Compare any two graphics cards:
Geforce GTX 690 vs Radeon HD 7970
IntroThe Geforce GTX 690 uses a 28 nm design. nVidia has clocked the core frequency at 915 MHz. The GDDR5 RAM runs at a frequency of 1502 MHz on this particular card. It features 1536 SPUs along with 128 TAUs and 32 Rasterization Operator Units.
Compare those specs to the Radeon HD 7970, which comes with core speeds of 925 MHz on the GPU, and 1375 MHz on the 3072 MB of GDDR5 memory. It features 2048 SPUs along with 128 Texture Address Units and 32 Rasterization Operator Units.
BenchmarksThese are real-world performance benchmarks that were submitted by Hardware Compare users. The scores seen here are the average of all benchmarks submitted for each respective test and hardware.
3DMark Fire Strike Graphics Score
Power Usage and Theoretical Benchmarks
Power Consumption (Max TDP)
The Geforce GTX 690 should in theory perform a lot faster than the Radeon HD 7970 overall. (explain)
Texel RateThe Geforce GTX 690 is much (approximately 98%) better at AF than the Radeon HD 7970. (explain)
Pixel RateIf running with lots of anti-aliasing is important to you, then the Geforce GTX 690 is the winner, and very much so. (explain)
Please note that the above 'benchmarks' are all just theoretical - the results were calculated based on the card's specifications, and real-world performance may (and probably will) vary at least a bit.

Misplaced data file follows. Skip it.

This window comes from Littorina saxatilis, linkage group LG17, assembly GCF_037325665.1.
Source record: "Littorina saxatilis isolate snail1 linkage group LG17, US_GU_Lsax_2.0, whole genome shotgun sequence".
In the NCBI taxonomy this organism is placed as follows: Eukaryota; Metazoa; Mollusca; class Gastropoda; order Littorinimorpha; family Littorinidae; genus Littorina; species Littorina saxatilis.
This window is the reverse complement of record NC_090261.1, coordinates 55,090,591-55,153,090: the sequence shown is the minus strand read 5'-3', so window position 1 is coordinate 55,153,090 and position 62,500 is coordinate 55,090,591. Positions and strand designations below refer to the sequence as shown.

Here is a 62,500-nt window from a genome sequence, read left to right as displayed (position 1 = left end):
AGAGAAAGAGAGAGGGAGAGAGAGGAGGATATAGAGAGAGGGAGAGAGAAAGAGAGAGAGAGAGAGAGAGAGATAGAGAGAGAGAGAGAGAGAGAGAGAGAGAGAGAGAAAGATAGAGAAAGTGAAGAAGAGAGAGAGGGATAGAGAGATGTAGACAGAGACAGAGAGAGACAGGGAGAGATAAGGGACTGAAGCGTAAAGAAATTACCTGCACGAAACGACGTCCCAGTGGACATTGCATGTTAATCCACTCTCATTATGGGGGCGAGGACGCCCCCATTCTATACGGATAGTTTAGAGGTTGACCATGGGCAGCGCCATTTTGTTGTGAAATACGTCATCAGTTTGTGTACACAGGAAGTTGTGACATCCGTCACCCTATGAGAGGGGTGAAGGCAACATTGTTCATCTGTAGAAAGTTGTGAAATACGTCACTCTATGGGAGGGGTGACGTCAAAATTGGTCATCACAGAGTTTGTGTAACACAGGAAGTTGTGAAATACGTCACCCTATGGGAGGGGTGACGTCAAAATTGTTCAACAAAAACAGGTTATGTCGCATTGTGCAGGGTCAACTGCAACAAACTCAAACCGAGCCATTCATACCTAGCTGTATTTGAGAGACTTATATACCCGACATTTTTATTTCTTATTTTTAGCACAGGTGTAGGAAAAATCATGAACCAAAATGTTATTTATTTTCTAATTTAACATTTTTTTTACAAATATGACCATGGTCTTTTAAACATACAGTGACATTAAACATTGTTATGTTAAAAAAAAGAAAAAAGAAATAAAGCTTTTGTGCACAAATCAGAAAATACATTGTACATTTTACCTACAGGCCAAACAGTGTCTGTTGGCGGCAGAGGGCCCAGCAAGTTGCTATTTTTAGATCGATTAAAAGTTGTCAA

One or more cards in this comparison are multi-core. This means that their bandwidth, texel and pixel rates are theoretically doubled - this does not mean the card will actually perform twice as fast, but only that it should in theory be able to. Actual game benchmarks will give a more accurate idea of what it's capable of.
Geforce GTX 690
Radeon HD 7970
Memory Bandwidth: Bandwidth is the largest amount of information (counted in MB per second) that can be transported over the external memory interface within a second. The number is calculated by multiplying the bus width by the speed of its memory. In the case of DDR RAM, it must be multiplied by 2 once again. If DDR5, multiply by 4 instead. The higher the card's memory bandwidth, the faster the card will be in general. It especially helps with AA, HDR and higher screen resolutions.
Texel Rate: Texel rate is the maximum amount of texture map elements (texels) that can be applied in one second. This number is worked out by multiplying the total amount of texture units of the card by the core clock speed of the chip. The better this number, the better the video card will be at handling texture filtering (anisotropic filtering - AF). It is measured in millions of texels applied in a second.
Pixel Rate: Pixel rate is the most pixels the graphics card can possibly record to its local memory in one second - measured in millions of pixels per second. The number is worked out by multiplying the number of Raster Operations Pipelines by the the core clock speed. ROPs (Raster Operations Pipelines - aka Render Output Units) are responsible for drawing the pixels (image) on the screen. The actual pixel rate is also dependant on many other factors, especially the memory bandwidth - the lower the bandwidth is, the lower the ability to get to the max fill rate.
Geforce GTX 690
Radeon HD 7970